I’m going to try the latter and see if it sticks this time.
One of the perennial hot topics on the PlanetSide 2 Reddit forums are concerns over the “4th Faction” and how to handle the issues that arise from it. So, let’s go ahead and talk about this issue.
Broadly defined, players of the 4th Faction in PlanetSide 2 are the people who have no particular loyalty to any one of the game’s three factions, and instead choose whichever side has the highest chance of winning. Some definitions of the 4th Faction term specifically reference the players who switch to an alt character in the final moments of an Alert, in order to get a higher Cert award. Other definitions include “spy” characters who will switch factions mid-battle to sabotage the efforts of their opponents via friendly fire. Still other definitions are so broad to encompass anyone who has an alt of another faction, even if that alt is on another server entirely.
So, already you can see that there is a serious problem with defining what a 4th Factioneer consists of, let alone how to tackle the issue (assuming one exists). And yet, by far, the most popular response is somewhat rudimentary: nuke it from orbit logging onto one Faction automatically locks your other Faction characters for 12 (or more) hours.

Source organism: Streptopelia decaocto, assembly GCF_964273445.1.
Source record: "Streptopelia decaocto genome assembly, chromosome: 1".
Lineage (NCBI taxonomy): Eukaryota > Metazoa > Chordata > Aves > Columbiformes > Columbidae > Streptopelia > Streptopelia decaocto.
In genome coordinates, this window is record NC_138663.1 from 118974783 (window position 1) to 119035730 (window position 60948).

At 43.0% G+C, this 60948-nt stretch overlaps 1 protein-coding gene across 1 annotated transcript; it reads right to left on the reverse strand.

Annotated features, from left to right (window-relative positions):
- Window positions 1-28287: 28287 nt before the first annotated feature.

Apparently this was how the situation was handled in the original PlanetSide, and some feel it would work in this game too. Others are a bit more charitable and suggest the faction-lock should only trigger if you leave the warp gate. After all, SOE gives free daily Certs to each character you log onto, so a log-on trigger would prevent you from claiming these Certs. Others think a 3 minute timer would be sufficient. Still others believe you shouldn’t be able to roll different-faction alts altogether, or at least on the same server. Nevermind if SOE merged your server, or you are Australian and only have a single server on the correct side of the Pacific Ocean.